Early on, Donna is dumped by her boyfriend (Paul Briganti). He's put off by the fact that she discusses their relationship on stage, suggesting an under-explored and interesting subject: What happens when someone uses someone else's life as material?

A distraught Donna tries to rebound with a drunken one-night stand. She sleeps with Max (Jake Lacy), a WASPy guy who happens to find her funny and engaging, and who's also consistently nice.

A night that might have fizzled into memory persists when Donna discovers that she's pregnant. She's smart enough to know that she's not ready for motherhood, and never wavers in her desire to have an abortion.

That's not to say that she's callous about it: Donna understands that she's making a big decision, and she eventually has a conversation with her mother about it.

Mom knows what life was like before Roe vs. Wade. It's the opposite with Donna. We're talking about a young woman who has grown up with abortion and accepts it -- although she probably never thought she'd find herself in a position where she needed one.

Meanwhile, Lacy's Max persists in his pursuit of Donna. He doesn't know she's pregnant, and sees a possibility for a deeper relationship.

There's not much supporting cast here. Gaby Hoffmann has a nice turn as Donna's best friend; and Gabe Leiderman plays a gay comic who's also one of Donna's pals.

Obvious Child is bound to connect with lots of young women: For me, the movie would have worked better had Donna been something other than mediocre stand-up comic. Many of her routines are sprinkled, Louie-like throughout the movie, a ploy that, for me, just didn't work.

Obvious Child does, however, lower the volume of talk about abortion, allowing a female character to treat it as a part of life -- not a happy one, but one that is not necessarily ruinous or soul-shattering, either.

That statement deserved a more substantial movie.

A little town that needs saving

It's difficult to imagine that the makers of The Grand Seduction -- a comedy set in the tiny Newfoundland town of Tickle Cove -- could have created a more predictable movie if they tried. With the fishing industry dead, Tickle Cove finds itself badly in need of an economic boost. Bearish Murray French (Brendan Gleeson) decides he'll try to succeed where others have failed: He takes on the job of bringing a petrochemical recycling plant to Tickle Cove, a development that could restore the town's viability. To seal the deal, Tickle Cove needs a full-time doctor. Through a totally improbable plot twist involving cocaine, a young plastic surgeon (Taylor Kitsch) is coerced into spending a month among the supposedly colorful locals. For its part, the town creates a faux welcoming environment to persuade the poor doctor to sign on as a full-time resident. The townsfolk love hockey: Kitsch's character is a cricket enthusiast. Obligingly, the men of the town feign an interest in cricket, even forming a team. Everyone caters to the young doctor. Gleeson seems a whale among minnows. Kitsch supplies good looks, charm and amiability. There's enough humor here to give The Grand Seduction crowd-pleasing appeal, but this remake of the Quebec-based comedy Seducing Dr. Lewis (2003) makes the colorful and peculiar seem entirely formulaic.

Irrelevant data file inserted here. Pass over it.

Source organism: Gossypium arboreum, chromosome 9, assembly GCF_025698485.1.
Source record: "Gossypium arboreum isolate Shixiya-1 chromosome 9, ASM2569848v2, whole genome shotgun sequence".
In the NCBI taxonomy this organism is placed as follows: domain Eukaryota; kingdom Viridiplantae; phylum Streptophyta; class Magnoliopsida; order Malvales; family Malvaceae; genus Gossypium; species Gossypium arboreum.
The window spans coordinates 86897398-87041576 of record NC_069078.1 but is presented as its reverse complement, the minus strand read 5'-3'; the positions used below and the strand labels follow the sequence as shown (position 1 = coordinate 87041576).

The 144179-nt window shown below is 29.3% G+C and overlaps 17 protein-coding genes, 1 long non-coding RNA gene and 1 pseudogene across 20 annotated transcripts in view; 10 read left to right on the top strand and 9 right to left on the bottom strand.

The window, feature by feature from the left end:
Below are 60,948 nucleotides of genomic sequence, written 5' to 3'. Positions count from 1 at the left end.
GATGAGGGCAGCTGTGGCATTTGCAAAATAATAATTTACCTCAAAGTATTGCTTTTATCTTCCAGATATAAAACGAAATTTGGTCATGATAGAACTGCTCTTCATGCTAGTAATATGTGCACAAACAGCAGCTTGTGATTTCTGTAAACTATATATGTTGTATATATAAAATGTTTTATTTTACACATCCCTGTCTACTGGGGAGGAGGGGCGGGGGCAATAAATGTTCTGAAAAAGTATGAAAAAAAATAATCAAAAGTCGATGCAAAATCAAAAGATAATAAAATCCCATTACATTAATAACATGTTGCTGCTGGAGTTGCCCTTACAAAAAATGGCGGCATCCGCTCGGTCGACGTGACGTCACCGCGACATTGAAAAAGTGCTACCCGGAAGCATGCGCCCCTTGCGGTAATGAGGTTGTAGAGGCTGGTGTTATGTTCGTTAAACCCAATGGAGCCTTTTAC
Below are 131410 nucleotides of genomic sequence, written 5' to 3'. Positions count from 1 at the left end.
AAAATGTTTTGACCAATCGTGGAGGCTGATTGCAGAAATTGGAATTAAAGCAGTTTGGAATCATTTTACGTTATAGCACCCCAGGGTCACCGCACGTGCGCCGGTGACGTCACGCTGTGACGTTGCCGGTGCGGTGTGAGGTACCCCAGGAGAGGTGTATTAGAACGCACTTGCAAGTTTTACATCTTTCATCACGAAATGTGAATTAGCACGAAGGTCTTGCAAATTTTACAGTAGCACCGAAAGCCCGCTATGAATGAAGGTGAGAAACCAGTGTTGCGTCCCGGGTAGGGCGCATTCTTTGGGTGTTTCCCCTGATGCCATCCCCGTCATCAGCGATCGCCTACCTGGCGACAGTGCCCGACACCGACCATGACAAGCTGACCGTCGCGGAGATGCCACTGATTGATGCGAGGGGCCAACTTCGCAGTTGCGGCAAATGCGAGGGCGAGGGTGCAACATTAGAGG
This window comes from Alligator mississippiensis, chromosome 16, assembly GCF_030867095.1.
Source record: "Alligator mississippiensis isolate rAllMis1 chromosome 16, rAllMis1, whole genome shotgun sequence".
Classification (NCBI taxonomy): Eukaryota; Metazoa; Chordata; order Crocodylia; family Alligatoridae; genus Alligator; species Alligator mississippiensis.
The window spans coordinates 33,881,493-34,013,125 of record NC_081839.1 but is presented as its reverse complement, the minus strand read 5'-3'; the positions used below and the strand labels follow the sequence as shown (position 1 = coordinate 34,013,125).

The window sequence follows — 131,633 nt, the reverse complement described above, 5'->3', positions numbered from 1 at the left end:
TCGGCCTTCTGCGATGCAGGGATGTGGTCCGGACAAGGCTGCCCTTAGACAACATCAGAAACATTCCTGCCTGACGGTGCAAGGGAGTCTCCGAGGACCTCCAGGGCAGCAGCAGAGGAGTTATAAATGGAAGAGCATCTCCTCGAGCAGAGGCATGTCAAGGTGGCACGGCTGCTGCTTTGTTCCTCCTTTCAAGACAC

When in doubt, form a band

In We Are the Best!, Swedish director Lukas Moodysson adapts his wife Coco's graphic novel to tell the story of three alienated Stockholm teen-agers during the 1980s. The movie introduces us to Bobo (Mira Barkhammer) and Klara (Mira Grosin), best friends in middle school, which (of course) they hate. Why? Because Bobo and Klara are dedicated oddballs who insist on being repulsed by their peers. Despite a discernible lack of talent, Bobo and Klara decide to form a punk band. Klara, the more adventurous of the two, seems to believe that a strong will is all that's needed to accomplish their musical goal. Klara will play bass; Bobo is assigned to be the band's drummer. Eventually, the girls recruit an unlikely ally, the strait-laced Hedvig (Liv LeMoyne), a girl who knows how to play guitar, but who's also a serious Christian. The adults, of course, are mostly clueless. Bobo's single mom (Anna Rydgren) seems typical: She's no ogre, but she's caught up in the problems of an apparently futile love life. If you're looking for a story full of momentus drama, look elsewhere. The kids in this movie do what kids do: They hang out, argue about bands, try to party above their weight class and act as if nothing could be more important than their own predilections. Eliciting entirely credible performances from his young cast, Moodyson (Show Me Love, Lilya 4-Ever, and Together) gives both the '80s and unfocused teen rebellion an enjoyable sense of life.

Another brutal, unforgiving world

Director David Michod made a striking debut with Animal Kingdom (2010), an uncompromising look at a family of low-level Melbourne criminals.

Now comes Michod's second movie, The Rover, a grim journey through a trashed-out world that has emerged after an economic catastrophe rendered the outback (and perhaps the rest of the globe) lawless.

With actor Robert Pattinson trying hard to put Twilight behind him and Guy Pearce doing his best to feign numbed indifference in the face of unrestrained violence, Michod's grit-laden march across the outback becomes a movie that's all dressed down with no place to go. The Rover itself can seem like an exercise in futility.